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Acute Coronary Syndrome

Acute Coronary Syndrome (ACS) is a medical condition characterised by a sudden reduction in blood flow to the heart muscle, causing the muscle to function improperly or die. This is primarily due to the blockage of the coronary arteries. The most common symptom is centrally located chest pain, which can radiate to the left shoulder or jaw and is often associated with nausea and sweating. Symptoms can vary, particularly in women, older adults, and individuals with diabetes mellitus.

Blockage of a coronary artery
Blockage of a coronary artery


ACS is categorised into three types based on electrocardiogram (ECG) changes and cardiac biomarkers:

  • ST Elevation Myocardial Infarction (STEMI): Complete blockage of a coronary artery with ST elevation on ECG.
  • Non-ST Elevation Myocardial Infarction (NSTEMI): Partial blockage without ST elevation but with elevated cardiac biomarkers.
  • Unstable Angina: Ischaemia without cell injury or necrosis and no elevation in cardiac biomarkers.
Classification of acute coronary syndromes
Classification of acute coronary syndromes

Signs and Symptoms

The hallmark symptom of ACS is chest pain, experienced as tightness, pressure, or burning, often radiating to the arm, shoulder, neck, back, upper abdomen, or jaw. This may be accompanied by sweating, nausea, and shortness of breath. Unlike stable angina, which occurs during physical activity and resolves at rest, unstable angina can occur suddenly and at rest, lasting longer and being resistant to rest or medication.


ACS primarily results from the rupture of an atheromatous plaque in the coronary artery, leading to thrombus formation and arterial blockage. Plaque rupture is more common in STEMI, whereas plaque erosion is more common in NSTEMI. Once the artery is unblocked, there is a risk of reperfusion injury due to the spread of inflammatory mediators.

Other causes include spontaneous coronary artery dissection, ischaemia without obstructive coronary artery disease, and myocardial infarction without obstructive coronary artery disease.



The ECG is very important in differentiating between various causes of acute chest pain. Changes indicating heart damage include ST elevation, new left bundle branch block, and ST depression. An absence of ECG changes does not immediately rule out NSTEMI or unstable angina.

Blood Tests

Cardiac biomarkers like troponin I and T are elevated in myocardial infarction (both STEMI and NSTEMI) but not in unstable angina.

Prediction Scores

Risk scores such as the HEART score and TIMI score, combined with cardiac biomarkers, help assess the likelihood of myocardial infarction in emergency settings.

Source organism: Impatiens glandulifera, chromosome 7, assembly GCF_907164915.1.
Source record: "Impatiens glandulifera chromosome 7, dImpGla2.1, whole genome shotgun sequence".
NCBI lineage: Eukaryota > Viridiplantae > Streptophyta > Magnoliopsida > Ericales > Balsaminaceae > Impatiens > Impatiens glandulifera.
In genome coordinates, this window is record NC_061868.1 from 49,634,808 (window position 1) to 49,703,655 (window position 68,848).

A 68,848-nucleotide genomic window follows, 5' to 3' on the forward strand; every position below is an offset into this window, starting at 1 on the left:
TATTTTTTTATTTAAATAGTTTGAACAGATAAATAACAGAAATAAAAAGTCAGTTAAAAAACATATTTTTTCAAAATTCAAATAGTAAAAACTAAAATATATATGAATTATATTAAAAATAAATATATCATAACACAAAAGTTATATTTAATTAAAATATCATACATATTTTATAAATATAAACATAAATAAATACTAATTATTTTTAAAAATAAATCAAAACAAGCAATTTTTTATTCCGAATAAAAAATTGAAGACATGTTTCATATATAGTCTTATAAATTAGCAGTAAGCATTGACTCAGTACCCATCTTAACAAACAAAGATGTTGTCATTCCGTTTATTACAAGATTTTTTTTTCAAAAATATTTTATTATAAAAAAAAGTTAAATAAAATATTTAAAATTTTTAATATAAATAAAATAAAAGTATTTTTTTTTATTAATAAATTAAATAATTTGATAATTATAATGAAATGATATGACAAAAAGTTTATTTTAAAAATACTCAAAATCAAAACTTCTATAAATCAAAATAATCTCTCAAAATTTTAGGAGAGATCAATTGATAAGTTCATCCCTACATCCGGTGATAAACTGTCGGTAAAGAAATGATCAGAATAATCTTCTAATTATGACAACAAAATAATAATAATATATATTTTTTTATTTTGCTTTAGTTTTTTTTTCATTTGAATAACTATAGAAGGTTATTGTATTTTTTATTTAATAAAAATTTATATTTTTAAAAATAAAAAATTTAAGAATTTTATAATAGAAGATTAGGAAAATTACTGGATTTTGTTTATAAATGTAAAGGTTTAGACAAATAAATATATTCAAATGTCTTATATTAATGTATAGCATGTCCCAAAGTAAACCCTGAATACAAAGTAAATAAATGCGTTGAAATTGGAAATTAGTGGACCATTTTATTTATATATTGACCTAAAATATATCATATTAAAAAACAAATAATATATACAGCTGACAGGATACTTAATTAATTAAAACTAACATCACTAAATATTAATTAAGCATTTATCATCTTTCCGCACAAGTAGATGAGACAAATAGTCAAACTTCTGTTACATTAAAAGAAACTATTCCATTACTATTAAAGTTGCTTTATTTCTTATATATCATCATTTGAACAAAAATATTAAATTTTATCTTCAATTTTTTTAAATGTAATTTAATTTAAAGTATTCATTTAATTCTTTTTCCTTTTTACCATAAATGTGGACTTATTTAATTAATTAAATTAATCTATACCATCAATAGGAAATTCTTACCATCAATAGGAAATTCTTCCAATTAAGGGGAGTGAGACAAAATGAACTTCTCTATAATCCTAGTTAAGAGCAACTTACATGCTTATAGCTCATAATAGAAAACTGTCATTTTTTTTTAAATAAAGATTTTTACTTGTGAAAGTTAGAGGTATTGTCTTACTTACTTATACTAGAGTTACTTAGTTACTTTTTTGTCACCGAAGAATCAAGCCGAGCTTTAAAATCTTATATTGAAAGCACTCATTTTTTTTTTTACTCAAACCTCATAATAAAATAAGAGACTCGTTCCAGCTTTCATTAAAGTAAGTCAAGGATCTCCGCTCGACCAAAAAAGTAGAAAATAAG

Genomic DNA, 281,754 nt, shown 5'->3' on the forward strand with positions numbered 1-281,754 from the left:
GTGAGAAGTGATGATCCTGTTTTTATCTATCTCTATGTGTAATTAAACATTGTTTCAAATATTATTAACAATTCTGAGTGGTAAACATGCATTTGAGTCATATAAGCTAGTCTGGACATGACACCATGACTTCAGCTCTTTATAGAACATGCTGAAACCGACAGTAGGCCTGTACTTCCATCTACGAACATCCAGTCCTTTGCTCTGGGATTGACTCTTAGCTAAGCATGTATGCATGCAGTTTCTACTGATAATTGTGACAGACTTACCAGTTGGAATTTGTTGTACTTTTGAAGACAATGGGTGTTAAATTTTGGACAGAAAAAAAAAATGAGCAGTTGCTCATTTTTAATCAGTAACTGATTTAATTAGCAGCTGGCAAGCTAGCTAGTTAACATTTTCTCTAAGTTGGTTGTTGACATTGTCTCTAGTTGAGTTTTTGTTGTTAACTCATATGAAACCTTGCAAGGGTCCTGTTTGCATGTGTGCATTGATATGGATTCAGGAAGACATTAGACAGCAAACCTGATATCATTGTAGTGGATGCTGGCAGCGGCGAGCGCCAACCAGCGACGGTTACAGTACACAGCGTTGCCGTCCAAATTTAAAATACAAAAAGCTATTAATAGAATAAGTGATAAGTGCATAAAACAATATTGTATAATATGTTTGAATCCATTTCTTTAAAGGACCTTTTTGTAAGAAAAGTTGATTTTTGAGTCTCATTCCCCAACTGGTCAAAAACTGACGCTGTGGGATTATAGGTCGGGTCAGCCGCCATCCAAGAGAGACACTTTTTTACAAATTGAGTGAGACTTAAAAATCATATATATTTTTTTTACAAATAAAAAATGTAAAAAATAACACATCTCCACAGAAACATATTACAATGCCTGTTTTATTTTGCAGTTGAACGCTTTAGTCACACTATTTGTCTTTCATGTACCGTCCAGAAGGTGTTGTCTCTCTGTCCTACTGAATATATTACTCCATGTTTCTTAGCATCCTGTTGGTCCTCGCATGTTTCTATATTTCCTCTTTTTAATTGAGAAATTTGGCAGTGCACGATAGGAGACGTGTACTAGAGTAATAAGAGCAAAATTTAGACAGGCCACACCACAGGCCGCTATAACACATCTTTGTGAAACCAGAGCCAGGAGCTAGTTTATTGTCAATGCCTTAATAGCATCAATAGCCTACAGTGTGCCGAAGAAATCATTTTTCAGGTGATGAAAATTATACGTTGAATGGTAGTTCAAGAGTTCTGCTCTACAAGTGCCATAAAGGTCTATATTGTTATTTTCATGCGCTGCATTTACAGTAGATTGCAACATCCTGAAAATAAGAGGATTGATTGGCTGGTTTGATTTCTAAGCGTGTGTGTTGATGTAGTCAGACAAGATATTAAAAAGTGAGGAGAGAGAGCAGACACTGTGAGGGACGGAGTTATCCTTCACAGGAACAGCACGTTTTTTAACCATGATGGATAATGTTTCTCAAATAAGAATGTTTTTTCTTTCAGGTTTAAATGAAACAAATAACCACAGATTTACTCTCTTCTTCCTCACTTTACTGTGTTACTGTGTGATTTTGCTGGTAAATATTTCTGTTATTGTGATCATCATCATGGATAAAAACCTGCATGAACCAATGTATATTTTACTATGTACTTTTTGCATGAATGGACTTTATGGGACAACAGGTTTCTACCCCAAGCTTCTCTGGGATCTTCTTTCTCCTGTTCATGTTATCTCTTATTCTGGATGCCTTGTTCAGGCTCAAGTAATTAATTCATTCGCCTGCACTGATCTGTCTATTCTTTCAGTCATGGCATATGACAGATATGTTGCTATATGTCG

Preventing ACS involves controlling risk factors for atherosclerosis: healthy eating, regular exercise, managing hypertension and diabetes, avoiding smoking, and controlling cholesterol levels. Aspirin is beneficial for high-risk individuals. Secondary prevention strategies are similar to those for myocardial infarction. Notably, smoking bans have been associated with significant reductions in hospital admissions for ACS.


Initial Management

Patients with presumed ACS are typically administered aspirin, clopidogrel or ticagrelor, nitroglycerin, and morphine if chest discomfort persists. Angiography is recommended for new ST elevation or new bundle branch blocks. Additional oxygen is not beneficial unless the patient has low oxygen levels.


For STEMI, thrombolytics or percutaneous coronary intervention (PCI) may be performed. Thrombolytics stimulate fibrinolysis to destroy clots, while PCI involves mechanically opening blocked arteries using angioplasty and stent deployment. Rapid treatment is essential, with guidelines recommending thrombolytics within 30 minutes and PCI within 90 minutes.


Management includes aspirin, a second antiplatelet agent, and heparin, with IV nitroglycerin and opioids if pain persists. Fondaparinux is preferred over enoxaparin. Delaying angioplasty until the next morning is not inferior to immediate intervention. Early statin use reduces the risk of further ACS.

Cocaine-associated ACS should be managed similarly, but beta blockers should be avoided, and benzodiazepines should be used early.


Prediction Scores

The TIMI and GRACE risk scores help identify high-risk patients and estimate mortality risk after a heart attack, considering clinical and medical history factors.


Markers like natriuretic peptides and monocyte chemoattractive protein can predict death and heart failure risk post-ACS.

Day of Admission

Weekend admissions are associated with higher mortality and lower utilisation of invasive procedures, a phenomenon known as the weekend effect.

Self-assessment MCQs (single best answer)

What is the primary cause of Acute Coronary Syndrome (ACS)?

Which type of ACS is characterised by complete blockage of a coronary artery with ST elevation on ECG?

What is the hallmark symptom of ACS?

Which cardiac biomarker is elevated in both STEMI and NSTEMI?

What is the immediate initial management treatment for presumed ACS?

What is the recommended time frame for performing PCI in STEMI patients?

Which drug should be avoided in the management of cocaine-associated ACS?

What is the primary goal of thrombolytic therapy in STEMI?

What is a common risk factor for developing ACS?

According to the text, which day of admission is associated with higher mortality and lower utilisation of invasive procedures?


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